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Chris Whitty has admitted that he has been feeling stifled by London and misses his friends and family. Speaking at an event to mark a year since the pandemic engulfed Britain, the chief medical officer said the lack of testing capacity in the first wave was the biggest issue he had faced. He claimed the inability to test large sections of the population had meant “we were essentially flying blind for large sections of time up until about late April”.
Professor Whitty also told the virtual event, hosted by the Royal College of Physicians, that he was looking forward to escaping the capital once lockdown eases.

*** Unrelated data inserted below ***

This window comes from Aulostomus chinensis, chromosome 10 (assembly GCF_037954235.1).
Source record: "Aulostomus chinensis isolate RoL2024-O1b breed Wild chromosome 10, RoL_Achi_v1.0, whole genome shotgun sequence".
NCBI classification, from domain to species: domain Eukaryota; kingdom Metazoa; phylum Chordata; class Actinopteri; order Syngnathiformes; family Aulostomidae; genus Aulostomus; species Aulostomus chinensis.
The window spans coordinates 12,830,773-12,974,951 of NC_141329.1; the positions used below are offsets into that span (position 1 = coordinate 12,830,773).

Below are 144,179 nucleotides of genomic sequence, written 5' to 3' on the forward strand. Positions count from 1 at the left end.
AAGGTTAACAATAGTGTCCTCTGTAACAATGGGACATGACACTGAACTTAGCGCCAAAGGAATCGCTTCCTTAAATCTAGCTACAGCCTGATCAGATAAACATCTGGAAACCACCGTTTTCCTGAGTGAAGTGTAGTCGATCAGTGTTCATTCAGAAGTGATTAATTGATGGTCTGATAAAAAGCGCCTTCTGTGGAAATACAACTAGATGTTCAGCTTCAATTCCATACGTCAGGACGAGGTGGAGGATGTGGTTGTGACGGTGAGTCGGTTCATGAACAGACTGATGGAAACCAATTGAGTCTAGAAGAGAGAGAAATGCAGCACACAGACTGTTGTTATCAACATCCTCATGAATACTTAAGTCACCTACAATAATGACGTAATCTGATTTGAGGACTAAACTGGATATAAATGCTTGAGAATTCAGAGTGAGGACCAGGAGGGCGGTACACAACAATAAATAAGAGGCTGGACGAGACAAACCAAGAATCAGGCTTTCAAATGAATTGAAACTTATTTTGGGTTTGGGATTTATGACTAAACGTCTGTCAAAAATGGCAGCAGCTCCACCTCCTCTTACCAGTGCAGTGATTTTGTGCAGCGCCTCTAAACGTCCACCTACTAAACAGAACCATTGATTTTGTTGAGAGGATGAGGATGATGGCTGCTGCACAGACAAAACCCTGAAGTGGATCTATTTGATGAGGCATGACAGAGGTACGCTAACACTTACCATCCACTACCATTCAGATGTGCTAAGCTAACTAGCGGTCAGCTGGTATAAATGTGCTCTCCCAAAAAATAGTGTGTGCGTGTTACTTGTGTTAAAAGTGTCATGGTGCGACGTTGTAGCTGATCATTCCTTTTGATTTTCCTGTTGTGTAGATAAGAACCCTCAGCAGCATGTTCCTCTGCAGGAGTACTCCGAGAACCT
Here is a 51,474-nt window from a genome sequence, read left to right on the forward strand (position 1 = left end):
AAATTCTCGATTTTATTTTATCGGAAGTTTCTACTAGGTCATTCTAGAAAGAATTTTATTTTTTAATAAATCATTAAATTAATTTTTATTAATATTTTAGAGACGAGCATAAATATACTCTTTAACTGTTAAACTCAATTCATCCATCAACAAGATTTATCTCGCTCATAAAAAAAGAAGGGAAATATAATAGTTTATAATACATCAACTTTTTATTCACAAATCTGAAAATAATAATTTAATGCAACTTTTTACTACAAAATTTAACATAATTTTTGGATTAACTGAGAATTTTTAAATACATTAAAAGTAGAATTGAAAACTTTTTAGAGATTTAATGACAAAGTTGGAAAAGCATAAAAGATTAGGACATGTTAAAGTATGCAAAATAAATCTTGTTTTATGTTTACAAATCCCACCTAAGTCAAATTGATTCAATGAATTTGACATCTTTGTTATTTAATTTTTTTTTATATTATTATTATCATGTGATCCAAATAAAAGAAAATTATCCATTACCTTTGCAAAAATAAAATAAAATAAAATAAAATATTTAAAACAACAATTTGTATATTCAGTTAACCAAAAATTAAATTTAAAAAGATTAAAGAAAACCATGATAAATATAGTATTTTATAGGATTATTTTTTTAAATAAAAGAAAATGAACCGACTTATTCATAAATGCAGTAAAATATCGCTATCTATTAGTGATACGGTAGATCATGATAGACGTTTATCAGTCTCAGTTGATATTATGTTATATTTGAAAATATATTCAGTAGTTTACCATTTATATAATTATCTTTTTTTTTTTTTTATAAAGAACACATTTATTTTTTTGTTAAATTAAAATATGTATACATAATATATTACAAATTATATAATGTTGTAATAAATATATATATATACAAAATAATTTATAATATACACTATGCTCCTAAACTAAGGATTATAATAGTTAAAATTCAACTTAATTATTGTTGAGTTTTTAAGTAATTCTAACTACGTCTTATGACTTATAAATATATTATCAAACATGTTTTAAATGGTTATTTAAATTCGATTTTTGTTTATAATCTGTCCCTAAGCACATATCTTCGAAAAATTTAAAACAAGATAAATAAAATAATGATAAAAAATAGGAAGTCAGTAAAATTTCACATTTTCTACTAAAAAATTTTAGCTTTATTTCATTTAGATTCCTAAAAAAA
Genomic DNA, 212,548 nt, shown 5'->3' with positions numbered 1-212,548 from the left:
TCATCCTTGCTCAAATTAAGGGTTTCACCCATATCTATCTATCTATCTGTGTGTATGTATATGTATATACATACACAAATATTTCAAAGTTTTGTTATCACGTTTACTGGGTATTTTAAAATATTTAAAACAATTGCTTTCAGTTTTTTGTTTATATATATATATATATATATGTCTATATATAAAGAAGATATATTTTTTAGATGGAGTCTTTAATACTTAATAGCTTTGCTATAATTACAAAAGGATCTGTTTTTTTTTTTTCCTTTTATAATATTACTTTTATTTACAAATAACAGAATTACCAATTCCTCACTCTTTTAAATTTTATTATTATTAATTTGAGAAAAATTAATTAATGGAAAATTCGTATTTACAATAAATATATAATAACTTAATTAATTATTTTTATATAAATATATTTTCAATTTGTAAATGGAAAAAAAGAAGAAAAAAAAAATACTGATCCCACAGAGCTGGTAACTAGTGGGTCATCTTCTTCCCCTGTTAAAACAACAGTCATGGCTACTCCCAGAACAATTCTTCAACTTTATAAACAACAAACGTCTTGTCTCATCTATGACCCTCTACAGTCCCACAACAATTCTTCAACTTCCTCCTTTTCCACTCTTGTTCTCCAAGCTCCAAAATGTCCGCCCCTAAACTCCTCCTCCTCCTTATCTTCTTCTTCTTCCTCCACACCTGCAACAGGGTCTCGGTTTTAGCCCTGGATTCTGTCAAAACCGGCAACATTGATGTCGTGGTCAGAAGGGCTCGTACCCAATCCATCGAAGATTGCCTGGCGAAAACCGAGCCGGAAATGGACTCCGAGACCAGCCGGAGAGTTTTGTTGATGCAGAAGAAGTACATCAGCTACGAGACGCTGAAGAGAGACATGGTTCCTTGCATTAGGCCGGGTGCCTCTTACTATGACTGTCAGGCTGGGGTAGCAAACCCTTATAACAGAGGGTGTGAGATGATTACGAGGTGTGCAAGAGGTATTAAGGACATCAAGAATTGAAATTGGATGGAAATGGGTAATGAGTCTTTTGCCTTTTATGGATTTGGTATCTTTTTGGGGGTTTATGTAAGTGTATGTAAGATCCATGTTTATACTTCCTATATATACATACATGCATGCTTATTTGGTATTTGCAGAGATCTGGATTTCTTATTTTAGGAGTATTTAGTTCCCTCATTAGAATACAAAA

He said: “I’m really looking forward to seeing family and friends, I’ve not seen family and friends for a very long time like most people. “I’m really looking forward to getting out of London – I’m in London to work not because I wish to live in London and getting out to the hills in England and the mountains in Scotland, that’s a very distant, but very attractive dream.” Reflecting on the country’s response to the pandemic, he said health officials had made a mistake in thinking the virus could be contained by tracking only symptomatic people, when asymptomatic carriers were also fuelling the spread. “We were too slow off the mark, we said ‘this looks like SARS and with SARS there was almost no asymptomatic transmission’ – we learnt the wrong lessons from SARS,” he said. “Many of the things we got wrong in the first wave was not that the science was wrong or the plan was wrong, but that we were in different stages of the epidemic than we thought we were…the diagnostic capacity was probably the biggest issue.”